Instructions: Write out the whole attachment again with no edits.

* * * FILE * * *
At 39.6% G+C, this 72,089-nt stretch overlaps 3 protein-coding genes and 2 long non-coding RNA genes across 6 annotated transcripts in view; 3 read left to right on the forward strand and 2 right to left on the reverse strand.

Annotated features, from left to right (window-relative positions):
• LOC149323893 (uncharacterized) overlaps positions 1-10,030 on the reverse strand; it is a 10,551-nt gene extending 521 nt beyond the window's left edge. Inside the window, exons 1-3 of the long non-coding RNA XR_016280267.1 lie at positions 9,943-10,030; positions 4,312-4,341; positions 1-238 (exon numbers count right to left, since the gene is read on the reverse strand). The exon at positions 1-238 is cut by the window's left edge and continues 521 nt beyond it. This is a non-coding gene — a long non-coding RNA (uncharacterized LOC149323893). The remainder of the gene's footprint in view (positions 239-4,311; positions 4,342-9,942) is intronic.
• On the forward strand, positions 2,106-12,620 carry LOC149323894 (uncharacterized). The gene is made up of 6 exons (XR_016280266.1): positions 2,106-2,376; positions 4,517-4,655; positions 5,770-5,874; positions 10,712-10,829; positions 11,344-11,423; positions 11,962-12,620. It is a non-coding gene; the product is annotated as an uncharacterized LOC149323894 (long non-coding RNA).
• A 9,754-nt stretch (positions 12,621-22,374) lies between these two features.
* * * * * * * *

At 39.6% G+C, this 72,089-nt stretch overlaps 3 protein-coding genes and 2 long non-coding RNA genes across 6 annotated transcripts in view; 3 read left to right on the forward strand and 2 right to left on the reverse strand.

Annotated features, from left to right (window-relative positions):
• LOC149323893 (uncharacterized) overlaps positions 1-10,030 on the reverse strand; it is a 10,551-nt gene extending 521 nt beyond the window's left edge. Inside the window, exons 1-3 of the long non-coding RNA XR_016280267.1 lie at positions 9,943-10,030; positions 4,312-4,341; positions 1-238 (exon numbers count right to left, since the gene is read on the reverse strand). The exon at positions 1-238 is cut by the window's left edge and continues 521 nt beyond it. This is a non-coding gene — a long non-coding RNA (uncharacterized LOC149323893). The remainder of the gene's footprint in view (positions 239-4,311; positions 4,342-9,942) is intronic.
• On the forward strand, positions 2,106-12,620 carry LOC149323894 (uncharacterized). The gene is made up of 6 exons (XR_016280266.1): positions 2,106-2,376; positions 4,517-4,655; positions 5,770-5,874; positions 10,712-10,829; positions 11,344-11,423; positions 11,962-12,620. It is a non-coding gene; the product is annotated as an uncharacterized LOC149323894 (long non-coding RNA).
• A 9,754-nt stretch (positions 12,621-22,374) lies between these two features.